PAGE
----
In mathematics Haboush's theorem, often still referred to as the Mumford conjecture, states that for any semisimple algebraic group G over a field K, and for any linear representation ρ of G on a K-vector space V, given v ≠ 0 in V that is fixed by the action of G, there is a G-invariant polynomial F on V, without constant term, such thatF
) ≠ 0.
The polynomial can be taken to be homogeneous, in other words an element of a symmetric power of the dual of V, and if the characteristic is p>0 the degree of the polynomial can be taken to be a power of p. When K has characteristic 0 this was well known; in fact Weyl's theorem on the complete reducibility of the representations of G implies that F can even be taken to be linear. Mumford's conjecture about the extension to prime characteristic p was proved by W. J. Haboush (1975), about a decade after the problem had been posed by David Mumford, in the introduction to the first edition of his book Geometric Invariant Theory.
Haboush's theorem Wikipedia
Haboush's theorem can be used to generalize results of geometric invariant theory from characteristic 0, where they were already known, to characteristic p>0. In particular Nagata's earlier results together with Haboush's theorem show that if a reductive group (over an algebraically closed field) acts on a finitely generated algebra then the fixed subalgebra is also finitely generated.
Haboush's theorem implies that if G is a reductive algebraic group acting regularly on an affine algebraic variety, then disjoint closed invariant sets X and Y can be separated by an invariant function f (this means that f is 0 on X and 1 on Y).
C.S. Seshadri (1977) extended Haboush's theorem to reductive groups over schemes.
It follows from the work of Nagata (1963), Haboush, and Popov that the following conditions are equivalent for an affine algebraic group G over a field K:G is reductive (its unipotent radical is trivial).
For any non-zero invariant vector in a rational representation of G, there is an invariant homogeneous polynomial that does not vanish on it.
For any finitely generated K algebra on which G act rationally, the algebra of fixed elements is finitely generated.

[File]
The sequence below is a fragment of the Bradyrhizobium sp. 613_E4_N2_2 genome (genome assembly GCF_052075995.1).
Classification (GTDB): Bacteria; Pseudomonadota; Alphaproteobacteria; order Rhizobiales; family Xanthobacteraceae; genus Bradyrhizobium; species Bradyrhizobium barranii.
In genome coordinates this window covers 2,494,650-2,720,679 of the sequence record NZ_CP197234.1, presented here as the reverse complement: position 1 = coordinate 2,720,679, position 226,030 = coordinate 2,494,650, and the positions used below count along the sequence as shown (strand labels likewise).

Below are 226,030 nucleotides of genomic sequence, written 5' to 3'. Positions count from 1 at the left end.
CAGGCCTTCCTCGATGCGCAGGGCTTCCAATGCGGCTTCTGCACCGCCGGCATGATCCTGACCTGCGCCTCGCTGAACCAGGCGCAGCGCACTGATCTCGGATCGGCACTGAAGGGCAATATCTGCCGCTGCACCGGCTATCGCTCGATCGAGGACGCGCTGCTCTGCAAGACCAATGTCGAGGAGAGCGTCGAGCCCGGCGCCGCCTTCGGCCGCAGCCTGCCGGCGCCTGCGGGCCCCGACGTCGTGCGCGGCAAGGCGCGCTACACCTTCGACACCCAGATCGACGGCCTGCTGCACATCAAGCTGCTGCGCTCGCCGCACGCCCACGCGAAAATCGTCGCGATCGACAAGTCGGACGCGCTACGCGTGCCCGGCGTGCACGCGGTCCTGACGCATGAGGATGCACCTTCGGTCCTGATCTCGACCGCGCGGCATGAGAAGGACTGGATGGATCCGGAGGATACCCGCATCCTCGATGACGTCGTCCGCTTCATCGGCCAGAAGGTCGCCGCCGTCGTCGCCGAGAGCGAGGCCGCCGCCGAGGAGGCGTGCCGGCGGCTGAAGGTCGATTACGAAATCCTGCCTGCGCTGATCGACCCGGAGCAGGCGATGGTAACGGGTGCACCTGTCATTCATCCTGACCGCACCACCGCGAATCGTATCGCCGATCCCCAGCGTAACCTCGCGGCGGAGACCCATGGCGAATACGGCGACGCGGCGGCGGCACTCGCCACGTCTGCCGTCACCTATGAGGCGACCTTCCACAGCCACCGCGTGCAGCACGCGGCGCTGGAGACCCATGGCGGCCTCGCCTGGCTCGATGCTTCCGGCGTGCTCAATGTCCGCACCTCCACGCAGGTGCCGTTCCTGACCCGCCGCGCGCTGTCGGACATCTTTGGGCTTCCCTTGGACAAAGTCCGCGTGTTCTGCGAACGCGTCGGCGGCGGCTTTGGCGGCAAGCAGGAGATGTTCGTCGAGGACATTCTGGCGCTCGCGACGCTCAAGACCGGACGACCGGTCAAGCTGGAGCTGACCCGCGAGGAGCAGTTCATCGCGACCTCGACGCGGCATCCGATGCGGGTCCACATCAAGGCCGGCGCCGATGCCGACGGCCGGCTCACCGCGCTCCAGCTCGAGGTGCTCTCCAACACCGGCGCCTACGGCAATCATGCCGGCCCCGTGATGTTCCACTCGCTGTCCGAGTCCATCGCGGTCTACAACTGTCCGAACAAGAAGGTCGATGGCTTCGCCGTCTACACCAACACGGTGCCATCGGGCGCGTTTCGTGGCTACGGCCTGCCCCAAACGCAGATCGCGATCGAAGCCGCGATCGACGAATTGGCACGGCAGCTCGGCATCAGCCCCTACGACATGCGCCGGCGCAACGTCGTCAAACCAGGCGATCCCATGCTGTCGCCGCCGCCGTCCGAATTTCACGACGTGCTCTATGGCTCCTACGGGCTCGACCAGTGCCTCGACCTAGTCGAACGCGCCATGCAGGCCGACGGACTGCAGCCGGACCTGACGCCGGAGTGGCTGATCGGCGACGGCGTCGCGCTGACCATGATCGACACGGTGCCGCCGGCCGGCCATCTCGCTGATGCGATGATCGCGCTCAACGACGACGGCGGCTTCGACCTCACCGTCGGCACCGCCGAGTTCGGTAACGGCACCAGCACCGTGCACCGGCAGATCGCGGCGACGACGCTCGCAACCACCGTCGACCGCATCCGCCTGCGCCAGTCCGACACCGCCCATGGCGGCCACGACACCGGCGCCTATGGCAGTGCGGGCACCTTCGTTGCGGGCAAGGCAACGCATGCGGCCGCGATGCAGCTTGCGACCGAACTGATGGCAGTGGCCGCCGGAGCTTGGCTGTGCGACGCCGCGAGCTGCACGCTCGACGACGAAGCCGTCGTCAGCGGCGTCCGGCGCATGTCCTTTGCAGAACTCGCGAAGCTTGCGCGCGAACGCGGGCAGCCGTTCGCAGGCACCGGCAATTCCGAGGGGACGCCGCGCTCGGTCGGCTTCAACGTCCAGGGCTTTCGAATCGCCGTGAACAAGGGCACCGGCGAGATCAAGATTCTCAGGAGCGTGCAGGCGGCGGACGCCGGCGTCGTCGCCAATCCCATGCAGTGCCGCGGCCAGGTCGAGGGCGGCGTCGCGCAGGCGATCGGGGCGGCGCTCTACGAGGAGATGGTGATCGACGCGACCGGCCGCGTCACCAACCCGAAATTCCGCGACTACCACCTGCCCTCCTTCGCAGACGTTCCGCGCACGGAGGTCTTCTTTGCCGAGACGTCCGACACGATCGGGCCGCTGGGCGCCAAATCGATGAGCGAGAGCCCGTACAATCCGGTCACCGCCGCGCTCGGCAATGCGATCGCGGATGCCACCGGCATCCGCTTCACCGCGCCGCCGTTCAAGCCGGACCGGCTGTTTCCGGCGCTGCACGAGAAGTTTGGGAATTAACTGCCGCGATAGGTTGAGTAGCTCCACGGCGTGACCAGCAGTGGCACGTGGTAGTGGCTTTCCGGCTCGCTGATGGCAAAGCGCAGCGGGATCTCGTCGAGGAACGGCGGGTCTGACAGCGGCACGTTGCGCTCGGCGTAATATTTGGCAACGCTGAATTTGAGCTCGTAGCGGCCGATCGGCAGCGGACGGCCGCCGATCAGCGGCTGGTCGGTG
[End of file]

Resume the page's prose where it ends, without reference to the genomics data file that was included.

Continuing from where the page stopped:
The theorem is proved in several steps as follows:We can assume that the group is defined over an algebraically closed field K of characteristic p>0.
Finite groups are easy to deal with as one can just take a product over all elements, so one can reduce to the case of connected reductive groups (as the connected component has finite index). By taking a central extension which is harmless one can also assume the group G is simply connected.
Let A(G) be the coordinate ring of G. This is a representation of G with G acting by left translations. Pick an element v′ of the dual of V that has value 1 on the invariant vector v. The map V to A(G) by sending w∈V to the element a∈A(G) with a(g) = v′(g(w)). This sends v to 1∈A(G), so we can assume that V⊂A(G) and v=1.
The structure of the representation A(G) is given as follows. Pick a maximal torus T of G, and let it act on A(G) by right translations (so that it commutes with the action of G). Then A(G) splits as a sum over characters λ of T of the subrepresentations A(G)λ of elements transforming according to λ. So we can assume that V is contained in the T-invariant subspace A(G)λ of A(G).
The representation A(G)λ is an increasing union of subrepresentations of the form Eλ+nρ⊗Enρ, where ρ is the Weyl vector for a choice of simple roots of T, n is a positive integer, and Eμ is the space of sections of the line bundle over G/B corresponding to a character μ of T, where B is a Borel subgroup containing T.
If n is sufficiently large then Enρ has dimension (n+1)N where N is the number of positive roots. This is because in characteristic 0 the corresponding module has this dimension by the Weyl character formula, and for n large enough that the line bundle over G/B is very ample, Enρ has the same dimension as in characteristic 0.
If q=pr for a positive integer r, and n=q−1, then Enρ contains the Steinberg representation of G(Fq) of dimension qN. (Here Fq ⊂ K is the finite field of order q.) The Steinberg representation is an irreducible representation of G(Fq) and therefore of G(K), and for r large enough it has the same dimension as Enρ, so there are infinitely many values of n such that Enρ is irreducible.
If Enρ is irreducible it is isomorphic to its dual, so Enρ⊗Enρ is isomorphic to End(Enρ). Therefore, the T-invariant subspace A(G)λ of A(G) is an increasing union of subrepresentations of the form End(E) for representations E (of the form E(q−1)ρ)). However, for representations of the form End(E) an invariant polynomial that separates 0 and 1 is given by the determinant. This completes the sketch of the proof of Haboush's theorem.